The incredible story of the Pontifical Shrine of Our Lady of Mt. Carmel in the heart of a notorious Manhattan neighborhood.
At its worst, East Harlem was considered the most dangerous neighborhood in Manhattan.
Violent crime plagued the community while its streets ran red with the blood of warring gangs.
Near the East River, Pleasant Avenue is forever remembered in the annals of crime history as the birthplace of the first Mafia family in the City.
And then there were the race riots of ’35, ’42 and ’64, all contributing to the notorious reputation that haunts the alleys north of 96th Street to this day.
But it wasn’t always that way.
In the early 1800s it was a sprawling countryside dotted with the estates of wealthy farmers and landowners, including the estate of Alexander Hamilton, Hamilton Grange.
As waves of immigration began to drive the borders northward, squatters took up residence in what would be East Harlem’s first shantytown along the river. Large communities of Irish, African American, and German immigrants flocked to the area initially … and then came the Italians.
When the first Italian immigrants arrived in East Harlem, they found themselves an unwelcome minority. Ethnic divisions ran deep at the time even among Catholics, and with that, they had no church to worship in, and this is where the story begins.
It was the summer of 1881 when a small group from the town of Polla in southern Italy gathered to honor Our Lady of Mt. Carmel, their patroness. They rented a small room on the ground floor of a tenement on 111th Street near the shores of the East River. Within its cramped confines, they would pray the Rosary and other devotions before a printed image of Our Lady and then share a meal. Little did they realize what this humble devotion would lead to.
Over the next two years, the devotion exploded, attracting thousands, and on her feast day, a procession through the streets began. And an Italian priest named Fr. Domenico Vento unofficially joined the community and started celebrating the sacraments in their makeshift chapel.
But it was in May of 1884 when Fr. Emiliano Kirner, a German priest from the Pallottine Order, arrived to serve the growing Italian community that the change that they had been praying for would finally come … a church of their own.
As he set out to build a new church, Fr. Kirner enlisted the help of the men and women of the Italian community, who took to constructing it with their own hands, often in the evenings after a long day’s work. And in 1885, the city’s first Italian-built church, and its first southern Italian parish, in the area that holds the title of the city’s first “Little Italy,” celebrated its first Mass.
The “Madonna of East Harlem”
The new parish, received a new image of Our Lady of Mt. Carmel in the form of a statue, brought by Antonio Petrucci from Salerno, Italy. And in only a few short years, due to the incredible devotion and favors granted at the church, a request was sent to Pope Leo XIII to elevate the church to a Sanctuary under the protection of the Blessed Mother. The application was approved and followed through by the next pope, Pope Pius X, who authorized the Canonical Coronation of the statue of Our Lady of Mt. Carmel that was enshrined in the church.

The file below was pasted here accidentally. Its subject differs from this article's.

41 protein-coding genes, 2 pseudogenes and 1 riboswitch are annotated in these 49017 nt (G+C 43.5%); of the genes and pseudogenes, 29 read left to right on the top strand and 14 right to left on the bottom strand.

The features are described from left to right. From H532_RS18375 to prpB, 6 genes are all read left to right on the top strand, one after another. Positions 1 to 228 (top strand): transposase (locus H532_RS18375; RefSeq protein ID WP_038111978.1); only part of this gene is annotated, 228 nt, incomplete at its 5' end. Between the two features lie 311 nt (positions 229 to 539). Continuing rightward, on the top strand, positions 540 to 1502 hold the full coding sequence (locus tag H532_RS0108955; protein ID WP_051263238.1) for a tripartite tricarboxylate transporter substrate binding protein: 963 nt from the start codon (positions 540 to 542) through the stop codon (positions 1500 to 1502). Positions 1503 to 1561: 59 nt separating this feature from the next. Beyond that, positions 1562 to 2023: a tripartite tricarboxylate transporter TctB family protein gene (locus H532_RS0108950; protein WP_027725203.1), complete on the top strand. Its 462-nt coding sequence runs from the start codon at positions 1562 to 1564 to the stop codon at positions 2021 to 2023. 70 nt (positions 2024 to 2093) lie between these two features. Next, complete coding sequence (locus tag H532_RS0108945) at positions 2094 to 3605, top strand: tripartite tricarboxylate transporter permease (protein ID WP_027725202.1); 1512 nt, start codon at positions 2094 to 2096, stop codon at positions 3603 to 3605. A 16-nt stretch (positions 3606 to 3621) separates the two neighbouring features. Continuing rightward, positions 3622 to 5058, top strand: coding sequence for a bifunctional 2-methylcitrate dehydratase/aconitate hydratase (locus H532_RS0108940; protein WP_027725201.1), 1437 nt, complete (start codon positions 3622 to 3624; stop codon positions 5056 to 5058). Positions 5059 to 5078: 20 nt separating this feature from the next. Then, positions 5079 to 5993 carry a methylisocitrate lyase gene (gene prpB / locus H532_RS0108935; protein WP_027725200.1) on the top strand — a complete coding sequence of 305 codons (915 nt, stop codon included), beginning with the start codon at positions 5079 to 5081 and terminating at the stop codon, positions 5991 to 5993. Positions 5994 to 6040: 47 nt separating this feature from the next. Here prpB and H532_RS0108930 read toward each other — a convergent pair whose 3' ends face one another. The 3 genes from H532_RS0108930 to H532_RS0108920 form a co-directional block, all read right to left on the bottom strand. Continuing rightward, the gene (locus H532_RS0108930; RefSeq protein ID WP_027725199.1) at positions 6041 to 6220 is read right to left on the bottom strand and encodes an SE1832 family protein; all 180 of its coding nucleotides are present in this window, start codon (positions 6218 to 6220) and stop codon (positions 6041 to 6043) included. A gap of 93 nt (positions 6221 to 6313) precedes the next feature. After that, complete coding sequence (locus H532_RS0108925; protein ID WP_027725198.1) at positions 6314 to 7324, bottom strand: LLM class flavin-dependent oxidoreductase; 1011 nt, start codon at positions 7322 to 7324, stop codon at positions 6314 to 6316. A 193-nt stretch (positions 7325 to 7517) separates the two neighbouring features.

And on a sunny, July day in 1904, the statue of Our Lady of Mt. Carmel was crowned in nearby Thomas Jefferson Park before a tearful and joy-filled crowd of thousands. The crown itself containing two emeralds sent from Pope Pius X himself as a show of support. And the church, crafted by the sweat and blood of the founding parishioners, was raised to the status of the Pontifical Shrine of Our Lady of Mt. Carmel.
Today the parish celebrates Mass in English, Spanish, Latin, and Polish in both the Ordinary and Extraordinary forms and remains the pillar of faith for its community. And while its roots will always be the red, white, and green of its Italian predecessors, the Shrine of Our Lady embraced the countless immigrants that followed — Hispanics, African Americans and other ethnicities all calling the parish their home.
What began with the faith of a small group gathered in a candlelit room by a river paved the way for the founding of a parish, what would become one of the largest Marian festivals in New York City, and over seven documented miracles (and who knows how many more).
The Shrine of Our Lady that endured amidst the trials of Harlem paints an authentic portrait of the struggle between the darkness and the light. And an age-old truth is revealed as Harlem heals from its past in the shadow of the Shrine that truly is the crown jewel of East Harlem “… the light shines in the darkness, and the darkness has not overcome it.”
For information about the Shrine or to visit, please go to the Pontifical Shrine of Our Lady of Mt. Carmel – Harlem.